Listed Building

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18-22 (EVEN NOS) GREENSIDE PLACE, THE PLAYHOUSE THEATRELB30029

Status: Designated

Documents

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Summary

Category
A
Date Added
12/12/1974
Supplementary Information Updated
06/06/2008
Local Authority
Edinburgh
Planning Authority
Edinburgh
Burgh
Edinburgh
NGR
NT 26120 74384
Coordinates
326120, 674384

Description

John Fairweather, 1927-1929. Classical, symmetrical 2-storey and attic, 11-bay theatre-cinema with shops to ground and exceptional decorative interior. Polished ashlar, brick and glazed brick to rear. Band course and dentilled main cornice dividing 1st and attic floor; deep cill course to attic floor; eaves cornice; balustraded parapet (solid parapet to advanced pavilions). Pilasters dividing bays to 1st floor. Regular fenestration (irregular to rear and side elevations); aediculed 1st floor windows to advanced pavilions; recessed margins to attic windows.

W (PRINCIPAL) ELEVATION: 1-bay advanced pavilions at outer left and right. 4, 2-leaf timber and 8-pane glazed doors with letterbox fanlights to centre 3 bays, set in opening with panelled ingoes and soffit and blocked reeded surround. Flanking to left and right, 3-bay shopfronts; large windows to left and right with curved profiles into recessed doorway to centre; timber fascia with surmounting dentilled cornice above. To pavilion at right, 1-bay shopfront with windows at left and right curving towards recessed doorway at centre; timber fascia, dentilled cornice. To pavilion at left, full width recessed opening with glazing above. Attic floor cill course to central 3 bays raised to form parapet, flanked left and right by pedestals supporting globes.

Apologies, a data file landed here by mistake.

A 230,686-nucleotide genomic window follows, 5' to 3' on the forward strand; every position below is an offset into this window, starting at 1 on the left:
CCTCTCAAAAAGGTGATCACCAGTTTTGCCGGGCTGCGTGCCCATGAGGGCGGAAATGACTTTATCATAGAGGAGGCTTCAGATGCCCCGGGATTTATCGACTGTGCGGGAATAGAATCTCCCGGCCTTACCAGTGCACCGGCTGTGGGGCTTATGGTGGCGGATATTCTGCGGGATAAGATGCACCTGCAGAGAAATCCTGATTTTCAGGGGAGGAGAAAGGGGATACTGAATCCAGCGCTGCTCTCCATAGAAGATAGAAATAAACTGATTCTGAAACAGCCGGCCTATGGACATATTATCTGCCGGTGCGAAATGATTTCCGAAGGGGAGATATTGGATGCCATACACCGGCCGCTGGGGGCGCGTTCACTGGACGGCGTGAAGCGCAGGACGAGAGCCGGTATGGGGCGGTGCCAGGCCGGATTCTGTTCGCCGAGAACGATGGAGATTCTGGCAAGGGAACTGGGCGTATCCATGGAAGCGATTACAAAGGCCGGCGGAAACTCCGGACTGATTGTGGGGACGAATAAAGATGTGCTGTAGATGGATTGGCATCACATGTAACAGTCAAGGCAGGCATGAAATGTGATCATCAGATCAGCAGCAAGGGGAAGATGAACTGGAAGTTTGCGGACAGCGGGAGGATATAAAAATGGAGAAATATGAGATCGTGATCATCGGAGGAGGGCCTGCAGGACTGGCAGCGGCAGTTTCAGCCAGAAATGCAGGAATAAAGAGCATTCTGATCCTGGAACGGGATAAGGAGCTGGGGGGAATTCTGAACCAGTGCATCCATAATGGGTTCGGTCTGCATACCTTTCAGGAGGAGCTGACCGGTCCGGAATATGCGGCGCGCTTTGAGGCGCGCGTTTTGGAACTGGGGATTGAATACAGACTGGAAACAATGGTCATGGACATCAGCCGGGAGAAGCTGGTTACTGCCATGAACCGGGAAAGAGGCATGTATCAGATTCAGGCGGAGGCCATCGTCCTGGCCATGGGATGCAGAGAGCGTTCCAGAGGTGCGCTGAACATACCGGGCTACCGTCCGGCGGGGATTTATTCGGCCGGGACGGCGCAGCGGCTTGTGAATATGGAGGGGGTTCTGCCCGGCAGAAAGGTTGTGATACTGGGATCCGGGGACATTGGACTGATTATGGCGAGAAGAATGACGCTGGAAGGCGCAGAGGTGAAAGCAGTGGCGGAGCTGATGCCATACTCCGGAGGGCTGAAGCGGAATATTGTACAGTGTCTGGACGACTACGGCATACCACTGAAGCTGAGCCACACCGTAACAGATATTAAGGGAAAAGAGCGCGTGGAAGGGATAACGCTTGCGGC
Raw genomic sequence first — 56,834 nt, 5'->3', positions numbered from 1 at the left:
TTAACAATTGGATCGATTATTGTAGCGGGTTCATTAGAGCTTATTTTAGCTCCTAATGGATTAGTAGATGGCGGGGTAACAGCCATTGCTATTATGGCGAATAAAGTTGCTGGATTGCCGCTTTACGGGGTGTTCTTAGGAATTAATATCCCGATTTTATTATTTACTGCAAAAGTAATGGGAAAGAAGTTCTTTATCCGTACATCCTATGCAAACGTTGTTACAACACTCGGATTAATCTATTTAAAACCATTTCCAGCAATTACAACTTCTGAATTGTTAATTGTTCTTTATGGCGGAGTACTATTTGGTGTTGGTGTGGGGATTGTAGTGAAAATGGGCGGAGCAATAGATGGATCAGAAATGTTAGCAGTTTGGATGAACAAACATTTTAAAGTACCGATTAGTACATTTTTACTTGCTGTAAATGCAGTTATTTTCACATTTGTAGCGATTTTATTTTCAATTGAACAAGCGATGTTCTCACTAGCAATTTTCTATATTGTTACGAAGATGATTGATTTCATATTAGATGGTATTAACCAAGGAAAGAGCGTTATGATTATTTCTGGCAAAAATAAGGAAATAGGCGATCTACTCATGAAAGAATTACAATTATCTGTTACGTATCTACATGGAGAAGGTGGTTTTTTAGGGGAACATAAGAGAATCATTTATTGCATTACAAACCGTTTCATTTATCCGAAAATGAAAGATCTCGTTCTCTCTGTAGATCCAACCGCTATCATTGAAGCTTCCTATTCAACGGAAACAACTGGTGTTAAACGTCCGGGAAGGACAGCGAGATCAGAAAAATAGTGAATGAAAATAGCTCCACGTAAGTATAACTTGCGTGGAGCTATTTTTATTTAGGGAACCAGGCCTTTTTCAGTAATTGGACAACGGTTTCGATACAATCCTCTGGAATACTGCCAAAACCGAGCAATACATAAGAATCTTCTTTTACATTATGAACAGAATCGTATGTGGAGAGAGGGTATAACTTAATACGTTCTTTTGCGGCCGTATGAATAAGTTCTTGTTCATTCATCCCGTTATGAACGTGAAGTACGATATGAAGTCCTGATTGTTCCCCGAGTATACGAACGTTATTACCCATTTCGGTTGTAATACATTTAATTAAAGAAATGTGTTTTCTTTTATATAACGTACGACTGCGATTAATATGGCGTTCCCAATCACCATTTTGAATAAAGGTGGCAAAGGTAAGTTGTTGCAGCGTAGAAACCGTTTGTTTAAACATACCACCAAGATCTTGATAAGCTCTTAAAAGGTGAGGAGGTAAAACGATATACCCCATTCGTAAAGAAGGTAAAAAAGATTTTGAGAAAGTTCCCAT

Plate glass to ground floor; plate glass with margined glazing pattern to upper floors. To W, pitched roof, grey slate, stone skews; flat roof to E section.

INTERIOR: impressive, opulent interior decoration with much original material extant. Outer foyer: Ionic pilasters, coffered ceiling with cavetto and bay-leaf garland cornicing. Inner foyer: coffered barrel vaulted ceiling, top-lit stained glass centre sections. Block-cornice, egg-and dart moulding. Classically detailed timber door-pieces at left and right. Above inner and outer foyers at 1st floor are large function rooms, similarly decorated, one with windows with coloured glass decoration. Auditorium: cantilevered circle and balcony, both semi-elliptically fronted. Cavetto architraved proscenium arch with splayed flanking sections. Double-coved coffered ceiling, featuring block-cornice. Lavish decorative details throughout, of mixed classical and rococo style. Blind Serlian motifs at upper level.

Statement of Special Interest

The Playhouse is a significant and rare example of an early dual-purpose super theatre-cinema, constructed on a huge scale by the well-known cinema architect John Fairweather. Built as a venue which could accommodate both film and live performance, the building is particularly important for its opulent interior décor which remains substantially intact. There are abundant Classical motifs and a particularly spectacular auditorium, notable not only for its scale but also for its lavish decoration. The symmetrical elevation to Greenside Place is a key part of the local streetscape.